Since we already optimized our .blend file, there isn't a whole lot of cleanup to do! However, there are two things regarding the animation clips that you'll want to consider doing. The first is to delete the "Default Take" clip. There is a way to avoid having Unity import it in the first place (exporting as .fbx from Blender and unchecking "Include Default Take"), but that's a topic that I won't be covering here (IMHO, the convenience of having Unity import the .blend instead of .fbx outweigh the negatives). Select your character in the Project browser, then flip to the Animations tab. Select "Default Take" and click the "-" button to remove it (this will stop your project from being polluted by Default Takes from every model you import).
The second thing you'll want to do is to enable "Loop Time" for the clips that you want to loop. Select the Idle clip, scroll down, and check Loop Time. This is more for demonstration in this project, since we'll just have the animations play into each other, but it can be frustrating if you're building a game and the animations play once and stop so I figured it was worth mentioning. Also, make sure you click Apply at the bottom (or confirm in the dialog that pops up if you don't click the button).
Start creating your scene by adding a new Terrain (GameObject->Create Other->Terrain). Relocate it to (-500, 0, -500) to center it on the scene's origin. Give it a texture by selecting it in the Heirarchy, switching to the Paint Texture tab, clicking Edit Textures->Add Texture, and selecting a base texture (I used the rock texture I made for Sail). Here's a .zip file with a few of the textures I made for Sail, along with the .blend I made for this series, to make things a little more convenient for you!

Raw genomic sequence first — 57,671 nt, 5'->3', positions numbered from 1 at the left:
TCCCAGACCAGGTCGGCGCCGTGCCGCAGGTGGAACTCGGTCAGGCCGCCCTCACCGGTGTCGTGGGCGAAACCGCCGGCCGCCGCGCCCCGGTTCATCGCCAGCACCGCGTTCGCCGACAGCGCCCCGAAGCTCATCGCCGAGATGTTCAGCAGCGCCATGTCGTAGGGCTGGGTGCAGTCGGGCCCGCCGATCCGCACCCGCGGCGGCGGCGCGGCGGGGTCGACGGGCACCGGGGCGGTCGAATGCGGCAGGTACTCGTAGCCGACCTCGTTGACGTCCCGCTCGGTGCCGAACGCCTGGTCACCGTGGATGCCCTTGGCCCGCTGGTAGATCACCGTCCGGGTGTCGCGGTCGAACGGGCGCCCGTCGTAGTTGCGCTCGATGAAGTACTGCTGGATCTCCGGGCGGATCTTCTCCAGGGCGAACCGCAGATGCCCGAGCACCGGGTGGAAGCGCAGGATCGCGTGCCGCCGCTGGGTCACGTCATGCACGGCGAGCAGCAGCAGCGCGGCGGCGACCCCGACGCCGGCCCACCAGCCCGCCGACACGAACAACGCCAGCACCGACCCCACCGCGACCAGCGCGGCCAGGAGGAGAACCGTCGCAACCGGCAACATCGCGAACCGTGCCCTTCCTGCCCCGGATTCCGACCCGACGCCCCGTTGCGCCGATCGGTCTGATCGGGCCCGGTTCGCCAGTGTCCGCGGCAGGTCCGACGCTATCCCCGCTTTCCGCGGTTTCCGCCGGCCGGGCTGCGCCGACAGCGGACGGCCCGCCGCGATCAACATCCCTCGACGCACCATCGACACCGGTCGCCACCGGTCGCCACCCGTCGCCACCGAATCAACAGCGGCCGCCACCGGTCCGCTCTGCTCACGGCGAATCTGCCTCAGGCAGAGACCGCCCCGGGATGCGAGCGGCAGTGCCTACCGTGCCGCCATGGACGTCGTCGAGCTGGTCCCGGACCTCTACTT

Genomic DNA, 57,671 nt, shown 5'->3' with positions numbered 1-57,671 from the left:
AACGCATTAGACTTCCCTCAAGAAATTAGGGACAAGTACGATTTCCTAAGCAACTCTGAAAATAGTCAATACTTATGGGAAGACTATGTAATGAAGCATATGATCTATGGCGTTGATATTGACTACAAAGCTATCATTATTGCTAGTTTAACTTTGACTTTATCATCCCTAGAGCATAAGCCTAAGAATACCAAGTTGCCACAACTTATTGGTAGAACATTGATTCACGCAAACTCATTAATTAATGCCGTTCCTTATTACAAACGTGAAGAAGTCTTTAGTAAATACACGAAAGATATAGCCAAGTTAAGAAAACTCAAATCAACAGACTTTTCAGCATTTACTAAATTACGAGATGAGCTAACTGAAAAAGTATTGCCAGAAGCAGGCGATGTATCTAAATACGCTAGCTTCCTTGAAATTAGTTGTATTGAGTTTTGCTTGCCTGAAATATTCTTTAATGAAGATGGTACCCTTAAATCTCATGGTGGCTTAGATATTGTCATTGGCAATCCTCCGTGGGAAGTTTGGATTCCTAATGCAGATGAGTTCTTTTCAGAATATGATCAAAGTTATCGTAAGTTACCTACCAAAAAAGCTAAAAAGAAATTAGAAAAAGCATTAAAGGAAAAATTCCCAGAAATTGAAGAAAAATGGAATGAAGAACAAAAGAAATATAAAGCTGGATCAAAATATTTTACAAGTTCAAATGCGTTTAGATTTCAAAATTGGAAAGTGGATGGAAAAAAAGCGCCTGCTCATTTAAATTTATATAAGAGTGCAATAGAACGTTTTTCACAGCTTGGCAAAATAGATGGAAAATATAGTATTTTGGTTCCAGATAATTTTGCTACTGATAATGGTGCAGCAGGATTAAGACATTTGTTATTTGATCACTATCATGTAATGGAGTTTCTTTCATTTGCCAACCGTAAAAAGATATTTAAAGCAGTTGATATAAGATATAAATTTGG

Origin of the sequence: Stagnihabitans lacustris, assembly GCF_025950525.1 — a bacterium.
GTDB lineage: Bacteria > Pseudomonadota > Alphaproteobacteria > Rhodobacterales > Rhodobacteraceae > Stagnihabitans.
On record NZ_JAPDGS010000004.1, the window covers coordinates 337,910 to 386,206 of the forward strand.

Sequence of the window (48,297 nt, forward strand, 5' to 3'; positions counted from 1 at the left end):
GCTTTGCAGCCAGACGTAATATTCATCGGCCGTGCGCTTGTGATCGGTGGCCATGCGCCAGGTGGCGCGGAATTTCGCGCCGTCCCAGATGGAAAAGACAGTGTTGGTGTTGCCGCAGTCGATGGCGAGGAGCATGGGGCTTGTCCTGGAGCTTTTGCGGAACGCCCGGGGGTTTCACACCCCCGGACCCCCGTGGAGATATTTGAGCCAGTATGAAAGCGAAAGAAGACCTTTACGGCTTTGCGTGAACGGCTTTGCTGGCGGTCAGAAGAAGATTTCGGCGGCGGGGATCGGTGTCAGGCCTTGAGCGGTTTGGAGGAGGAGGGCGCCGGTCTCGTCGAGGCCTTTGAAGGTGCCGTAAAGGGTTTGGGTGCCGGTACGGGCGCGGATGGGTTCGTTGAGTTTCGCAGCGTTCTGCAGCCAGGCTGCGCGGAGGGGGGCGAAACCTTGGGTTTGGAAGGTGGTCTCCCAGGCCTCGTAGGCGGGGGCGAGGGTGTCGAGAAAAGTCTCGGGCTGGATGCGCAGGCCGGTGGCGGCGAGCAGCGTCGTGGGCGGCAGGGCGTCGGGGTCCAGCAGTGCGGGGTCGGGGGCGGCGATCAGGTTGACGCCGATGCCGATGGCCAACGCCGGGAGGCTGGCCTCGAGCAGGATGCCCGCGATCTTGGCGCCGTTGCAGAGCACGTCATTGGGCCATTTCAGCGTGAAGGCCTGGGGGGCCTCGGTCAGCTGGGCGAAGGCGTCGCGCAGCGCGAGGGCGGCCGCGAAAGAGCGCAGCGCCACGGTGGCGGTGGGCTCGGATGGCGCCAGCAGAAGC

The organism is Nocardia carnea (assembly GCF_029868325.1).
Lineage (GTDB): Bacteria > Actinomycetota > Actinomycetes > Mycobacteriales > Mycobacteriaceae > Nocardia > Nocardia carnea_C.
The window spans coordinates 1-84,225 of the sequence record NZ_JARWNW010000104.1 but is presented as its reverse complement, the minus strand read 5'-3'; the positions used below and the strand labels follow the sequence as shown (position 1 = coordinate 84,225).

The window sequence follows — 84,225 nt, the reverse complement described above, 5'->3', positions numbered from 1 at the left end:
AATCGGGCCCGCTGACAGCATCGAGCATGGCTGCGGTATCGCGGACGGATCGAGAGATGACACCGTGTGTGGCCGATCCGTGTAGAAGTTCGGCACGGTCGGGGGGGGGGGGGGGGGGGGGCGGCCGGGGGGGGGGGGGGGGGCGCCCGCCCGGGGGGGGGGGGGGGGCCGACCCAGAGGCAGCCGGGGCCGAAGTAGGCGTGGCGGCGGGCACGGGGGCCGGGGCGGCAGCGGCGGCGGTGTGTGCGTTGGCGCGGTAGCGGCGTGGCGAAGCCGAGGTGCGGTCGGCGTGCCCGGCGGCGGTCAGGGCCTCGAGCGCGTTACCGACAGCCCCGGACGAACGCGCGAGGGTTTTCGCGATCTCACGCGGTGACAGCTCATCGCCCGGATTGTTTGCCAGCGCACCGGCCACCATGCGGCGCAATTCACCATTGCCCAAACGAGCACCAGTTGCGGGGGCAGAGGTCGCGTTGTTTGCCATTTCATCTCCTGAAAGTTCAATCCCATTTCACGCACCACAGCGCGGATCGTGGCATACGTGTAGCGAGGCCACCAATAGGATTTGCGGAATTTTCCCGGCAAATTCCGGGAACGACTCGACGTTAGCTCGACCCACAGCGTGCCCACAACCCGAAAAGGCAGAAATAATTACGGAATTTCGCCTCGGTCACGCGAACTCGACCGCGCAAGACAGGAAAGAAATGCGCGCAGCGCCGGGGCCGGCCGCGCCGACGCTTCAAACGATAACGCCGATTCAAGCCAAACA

Let's add a simple water plane. Add a new plane (GameObject->Create Other->Plane), relocate it to (0, 2, 0) and scale it to (500, 1, 500) to match the terrain. Create a new material for the water (Assets->Create->Material). Select your plane in the Heirarchy, expand the Materials field in the Mesh Renderer component, and set the material (Element 0) to your water material. Click the Select button to choose your water texture, and set both the x and y tiling to 500 (since the plane is scaled up to 500 x 500).
Next, we'll take care of they lighting and camera. Create a Directional Light (GameObject->Create Other->Directional Light) to light your scene. Select your "Main Camera" in the Heirarchy, raise it up a bit (I set the y position to 5), and add a Skybox component (Add Component Button->Rendering->Skybox). Use the nub next to the "Custom Skybox" field to select one of your imported skyboxes (I chose Sunny2).